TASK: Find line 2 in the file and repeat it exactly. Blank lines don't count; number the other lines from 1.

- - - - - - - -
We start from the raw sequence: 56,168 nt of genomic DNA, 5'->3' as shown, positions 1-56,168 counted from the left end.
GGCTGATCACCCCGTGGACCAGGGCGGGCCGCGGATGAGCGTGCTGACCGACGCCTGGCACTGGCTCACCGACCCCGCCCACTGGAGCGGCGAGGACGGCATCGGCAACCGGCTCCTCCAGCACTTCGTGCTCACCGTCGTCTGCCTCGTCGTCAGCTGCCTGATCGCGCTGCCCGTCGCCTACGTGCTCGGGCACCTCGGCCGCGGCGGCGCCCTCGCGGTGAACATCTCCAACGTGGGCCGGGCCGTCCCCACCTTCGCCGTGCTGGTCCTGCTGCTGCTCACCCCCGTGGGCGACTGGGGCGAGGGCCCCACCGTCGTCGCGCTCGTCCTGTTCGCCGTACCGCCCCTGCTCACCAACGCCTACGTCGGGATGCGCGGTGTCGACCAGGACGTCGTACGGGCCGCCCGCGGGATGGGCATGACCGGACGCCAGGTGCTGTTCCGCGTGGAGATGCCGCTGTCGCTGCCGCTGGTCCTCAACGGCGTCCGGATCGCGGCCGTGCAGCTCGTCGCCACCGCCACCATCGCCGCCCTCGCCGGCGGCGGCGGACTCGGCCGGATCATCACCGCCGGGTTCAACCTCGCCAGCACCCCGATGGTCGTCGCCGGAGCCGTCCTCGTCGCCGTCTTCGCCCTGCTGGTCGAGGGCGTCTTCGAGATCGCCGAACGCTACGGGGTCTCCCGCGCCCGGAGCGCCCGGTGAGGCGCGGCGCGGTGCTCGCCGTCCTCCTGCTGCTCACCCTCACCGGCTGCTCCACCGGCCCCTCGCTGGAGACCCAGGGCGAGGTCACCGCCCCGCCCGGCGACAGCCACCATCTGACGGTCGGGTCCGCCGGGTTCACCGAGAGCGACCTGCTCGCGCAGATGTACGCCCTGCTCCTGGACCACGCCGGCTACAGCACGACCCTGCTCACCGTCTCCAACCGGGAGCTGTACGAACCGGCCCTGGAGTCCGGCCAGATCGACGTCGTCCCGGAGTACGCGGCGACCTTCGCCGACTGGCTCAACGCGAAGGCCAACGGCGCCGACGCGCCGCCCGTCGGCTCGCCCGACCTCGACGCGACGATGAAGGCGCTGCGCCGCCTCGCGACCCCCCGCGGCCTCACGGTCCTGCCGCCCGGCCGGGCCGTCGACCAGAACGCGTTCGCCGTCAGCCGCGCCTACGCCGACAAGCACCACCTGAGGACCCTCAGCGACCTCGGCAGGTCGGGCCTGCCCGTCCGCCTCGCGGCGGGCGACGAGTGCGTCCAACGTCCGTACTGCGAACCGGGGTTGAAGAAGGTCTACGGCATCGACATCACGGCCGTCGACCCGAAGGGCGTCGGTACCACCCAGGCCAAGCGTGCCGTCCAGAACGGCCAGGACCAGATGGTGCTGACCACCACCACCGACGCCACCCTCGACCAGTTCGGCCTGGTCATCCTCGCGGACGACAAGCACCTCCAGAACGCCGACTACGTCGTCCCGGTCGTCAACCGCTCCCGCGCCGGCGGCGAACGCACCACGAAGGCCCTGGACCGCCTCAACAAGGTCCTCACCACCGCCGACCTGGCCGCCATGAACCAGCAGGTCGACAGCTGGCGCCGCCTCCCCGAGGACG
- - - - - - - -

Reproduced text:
GGCTGATCACCCCGTGGACCAGGGCGGGCCGCGGATGAGCGTGCTGACCGACGCCTGGCACTGGCTCACCGACCCCGCCCACTGGAGCGGCGAGGACGGCATCGGCAACCGGCTCCTCCAGCACTTCGTGCTCACCGTCGTCTGCCTCGTCGTCAGCTGCCTGATCGCGCTGCCCGTCGCCTACGTGCTCGGGCACCTCGGCCGCGGCGGCGCCCTCGCGGTGAACATCTCCAACGTGGGCCGGGCCGTCCCCACCTTCGCCGTGCTGGTCCTGCTGCTGCTCACCCCCGTGGGCGACTGGGGCGAGGGCCCCACCGTCGTCGCGCTCGTCCTGTTCGCCGTACCGCCCCTGCTCACCAACGCCTACGTCGGGATGCGCGGTGTCGACCAGGACGTCGTACGGGCCGCCCGCGGGATGGGCATGACCGGACGCCAGGTGCTGTTCCGCGTGGAGATGCCGCTGTCGCTGCCGCTGGTCCTCAACGGCGTCCGGATCGCGGCCGTGCAGCTCGTCGCCACCGCCACCATCGCCGCCCTCGCCGGCGGCGGCGGACTCGGCCGGATCATCACCGCCGGGTTCAACCTCGCCAGCACCCCGATGGTCGTCGCCGGAGCCGTCCTCGTCGCCGTCTTCGCCCTGCTGGTCGAGGGCGTCTTCGAGATCGCCGAACGCTACGGGGTCTCCCGCGCCCGGAGCGCCCGGTGAGGCGCGGCGCGGTGCTCGCCGTCCTCCTGCTGCTCACCCTCACCGGCTGCTCCACCGGCCCCTCGCTGGAGACCCAGGGCGAGGTCACCGCCCCGCCCGGCGACAGCCACCATCTGACGGTCGGGTCCGCCGGGTTCACCGAGAGCGACCTGCTCGCGCAGATGTACGCCCTGCTCCTGGACCACGCCGGCTACAGCACGACCCTGCTCACCGTCTCCAACCGGGAGCTGTACGAACCGGCCCTGGAGTCCGGCCAGATCGACGTCGTCCCGGAGTACGCGGCGACCTTCGCCGACTGGCTCAACGCGAAGGCCAACGGCGCCGACGCGCCGCCCGTCGGCTCGCCCGACCTCGACGCGACGATGAAGGCGCTGCGCCGCCTCGCGACCCCCCGCGGCCTCACGGTCCTGCCGCCCGGCCGGGCCGTCGACCAGAACGCGTTCGCCGTCAGCCGCGCCTACGCCGACAAGCACCACCTGAGGACCCTCAGCGACCTCGGCAGGTCGGGCCTGCCCGTCCGCCTCGCGGCGGGCGACGAGTGCGTCCAACGTCCGTACTGCGAACCGGGGTTGAAGAAGGTCTACGGCATCGACATCACGGCCGTCGACCCGAAGGGCGTCGGTACCACCCAGGCCAAGCGTGCCGTCCAGAACGGCCAGGACCAGATGGTGCTGACCACCACCACCGACGCCACCCTCGACCAGTTCGGCCTGGTCATCCTCGCGGACGACAAGCACCTCCAGAACGCCGACTACGTCGTCCCGGTCGTCAACCGCTCCCGCGCCGGCGGCGAACGCACCACGAAGGCCCTGGACCGCCTCAACAAGGTCCTCACCACCGCCGACCTGGCCGCCATGAACCAGCAGGTCGACAGCTGGCGCCGCCTCCCCGAGGACG